"Unity is what makes us who we are — America at its best," Biden said. "To me that's the central lesson of September 11," he added. "Unity is our greatest strength."

First on Saturday for the president will be a stop in New York City, where the twin towers of the World Trade Center were toppled as a horrified world watched on television. Then, a field near Shanksville, Pennsylvania, where a plane fell from the sky after heroic passengers fought terrorists to prevent it from reaching its Washington destination. And finally, the Pentagon, where the world's mightiest military suffered an unthinkable blow to its very home.

Biden's task, like his predecessors before him, will be mark the moment with a mix of grief and resolve. A man who has suffered immense personal tragedy, Biden speaks of loss with power and eloquence, and he has repeatedly addressed the grief caused by the COVID-19 pandemic that has claimed more than 600,000 lives across the country.

"We all remember distinctly that day and how much it's impacted us and has impacted us for the last several decades," White House press secretary Jen Psaki said this week. "That's true for him as well."

Afghanistan will shadow the day.

Osama Bin Laden used that nation to mastermind the 2001 attacks, ushering in an expanded era of terror attacks on soft targets — hotels, office buildings, nightclubs — in cities across the West. Al-Qaeda was routed from Afghanistan in the months after September 11. But other groups have taken up the cause, including the Islamic State group in Afghanistan, believed to be responsible for the Kabul attack last month.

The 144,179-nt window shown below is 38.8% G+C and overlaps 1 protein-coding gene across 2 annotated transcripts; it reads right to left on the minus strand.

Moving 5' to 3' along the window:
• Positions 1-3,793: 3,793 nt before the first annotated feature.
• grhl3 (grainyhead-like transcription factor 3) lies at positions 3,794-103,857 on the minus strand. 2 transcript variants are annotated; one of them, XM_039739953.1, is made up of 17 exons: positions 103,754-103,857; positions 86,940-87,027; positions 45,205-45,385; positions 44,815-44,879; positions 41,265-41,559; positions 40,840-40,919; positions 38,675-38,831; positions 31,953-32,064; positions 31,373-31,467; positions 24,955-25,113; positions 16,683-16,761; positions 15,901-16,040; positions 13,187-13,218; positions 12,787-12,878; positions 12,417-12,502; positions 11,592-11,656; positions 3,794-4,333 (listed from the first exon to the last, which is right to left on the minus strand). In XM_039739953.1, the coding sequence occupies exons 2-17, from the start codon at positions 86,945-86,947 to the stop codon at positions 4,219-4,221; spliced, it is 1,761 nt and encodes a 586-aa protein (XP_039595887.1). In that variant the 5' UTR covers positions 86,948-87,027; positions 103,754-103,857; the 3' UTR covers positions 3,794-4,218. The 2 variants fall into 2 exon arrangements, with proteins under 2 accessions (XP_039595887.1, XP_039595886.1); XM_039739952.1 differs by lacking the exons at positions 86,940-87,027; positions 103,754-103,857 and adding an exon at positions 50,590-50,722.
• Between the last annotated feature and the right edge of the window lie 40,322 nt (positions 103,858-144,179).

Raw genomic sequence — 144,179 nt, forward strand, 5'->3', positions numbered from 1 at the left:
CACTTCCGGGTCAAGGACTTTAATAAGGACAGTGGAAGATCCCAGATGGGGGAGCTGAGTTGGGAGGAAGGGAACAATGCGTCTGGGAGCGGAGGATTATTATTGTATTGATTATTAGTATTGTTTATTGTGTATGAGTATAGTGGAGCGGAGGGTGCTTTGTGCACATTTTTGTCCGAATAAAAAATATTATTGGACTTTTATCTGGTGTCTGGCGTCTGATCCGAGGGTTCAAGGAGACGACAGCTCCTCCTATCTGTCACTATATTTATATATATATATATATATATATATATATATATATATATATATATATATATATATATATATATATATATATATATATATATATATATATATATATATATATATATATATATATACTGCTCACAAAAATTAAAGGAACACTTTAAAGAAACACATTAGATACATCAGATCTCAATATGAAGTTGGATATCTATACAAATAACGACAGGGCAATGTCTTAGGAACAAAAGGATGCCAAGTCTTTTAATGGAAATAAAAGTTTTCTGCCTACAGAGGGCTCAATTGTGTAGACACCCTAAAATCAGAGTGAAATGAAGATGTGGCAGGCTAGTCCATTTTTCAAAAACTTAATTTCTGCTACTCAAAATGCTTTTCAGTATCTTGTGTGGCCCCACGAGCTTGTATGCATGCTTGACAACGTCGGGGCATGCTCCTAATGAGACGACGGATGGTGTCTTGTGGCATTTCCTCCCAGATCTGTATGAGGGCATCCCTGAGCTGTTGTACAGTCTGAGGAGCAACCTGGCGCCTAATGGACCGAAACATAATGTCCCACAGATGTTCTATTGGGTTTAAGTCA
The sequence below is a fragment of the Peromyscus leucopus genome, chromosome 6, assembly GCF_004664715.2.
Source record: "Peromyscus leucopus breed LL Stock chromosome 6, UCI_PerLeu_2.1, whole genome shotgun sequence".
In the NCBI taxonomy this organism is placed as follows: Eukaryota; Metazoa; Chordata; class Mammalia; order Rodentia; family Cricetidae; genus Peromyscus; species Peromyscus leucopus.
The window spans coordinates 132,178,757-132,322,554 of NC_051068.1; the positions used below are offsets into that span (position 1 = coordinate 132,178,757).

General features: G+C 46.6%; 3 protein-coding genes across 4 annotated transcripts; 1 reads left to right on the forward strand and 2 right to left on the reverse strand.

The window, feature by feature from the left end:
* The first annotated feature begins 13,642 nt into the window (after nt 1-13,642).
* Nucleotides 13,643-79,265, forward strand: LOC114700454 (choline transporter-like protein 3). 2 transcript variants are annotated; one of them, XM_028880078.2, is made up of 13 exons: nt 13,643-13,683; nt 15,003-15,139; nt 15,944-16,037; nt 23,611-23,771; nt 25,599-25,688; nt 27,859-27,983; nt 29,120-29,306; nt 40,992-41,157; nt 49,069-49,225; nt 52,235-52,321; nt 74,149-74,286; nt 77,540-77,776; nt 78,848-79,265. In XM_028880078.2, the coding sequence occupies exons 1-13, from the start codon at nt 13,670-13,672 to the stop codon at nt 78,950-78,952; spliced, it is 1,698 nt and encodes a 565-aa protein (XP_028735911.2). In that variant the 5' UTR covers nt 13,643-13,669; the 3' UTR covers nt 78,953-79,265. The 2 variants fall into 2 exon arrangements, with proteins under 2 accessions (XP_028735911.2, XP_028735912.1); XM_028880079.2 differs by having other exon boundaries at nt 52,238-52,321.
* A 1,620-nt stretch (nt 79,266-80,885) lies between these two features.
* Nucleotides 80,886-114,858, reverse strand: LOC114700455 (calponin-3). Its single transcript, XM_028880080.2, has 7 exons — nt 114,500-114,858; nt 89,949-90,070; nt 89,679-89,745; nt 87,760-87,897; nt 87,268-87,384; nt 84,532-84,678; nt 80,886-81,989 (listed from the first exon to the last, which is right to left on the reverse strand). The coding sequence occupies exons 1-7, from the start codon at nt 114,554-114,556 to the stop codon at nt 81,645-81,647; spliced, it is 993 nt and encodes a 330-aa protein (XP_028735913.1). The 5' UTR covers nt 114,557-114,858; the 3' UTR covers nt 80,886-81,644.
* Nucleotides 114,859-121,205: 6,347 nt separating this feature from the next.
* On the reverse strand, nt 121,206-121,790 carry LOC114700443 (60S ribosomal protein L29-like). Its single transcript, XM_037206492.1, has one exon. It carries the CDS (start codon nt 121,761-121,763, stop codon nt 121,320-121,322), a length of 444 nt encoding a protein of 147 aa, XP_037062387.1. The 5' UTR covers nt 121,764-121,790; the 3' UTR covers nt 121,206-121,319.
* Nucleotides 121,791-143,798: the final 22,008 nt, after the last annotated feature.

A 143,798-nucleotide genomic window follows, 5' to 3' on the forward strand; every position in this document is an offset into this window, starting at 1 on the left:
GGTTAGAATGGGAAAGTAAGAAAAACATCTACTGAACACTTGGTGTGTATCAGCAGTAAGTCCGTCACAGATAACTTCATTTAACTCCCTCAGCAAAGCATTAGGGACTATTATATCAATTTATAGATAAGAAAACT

Biden has long argued that the United States' military mission in Afghanistan was over, that the U.S. needed to stop allowing its soldiers to die there. But for some, the return of the Taliban to power, and the terror threat it could produce, has made the 20th anniversary a bitter and worrisome one. 

Biden will be the fourth president to console the nation on the anniversary of that dark day, one that has shaped many of the most consequential domestic and foreign policy decisions made by the chief executives over the past two decades. 

The terror attack defined the presidency of George W. Bush, who was reading a book to Florida schoolchildren when the planes slammed into the World Trade Center. He spent that day being kept out of Washington for security reasons — a decision that then-Senator Biden urged him to reconsider, the current president has written — and then delivered a brief, halting speech that night from the White House to a terrified nation.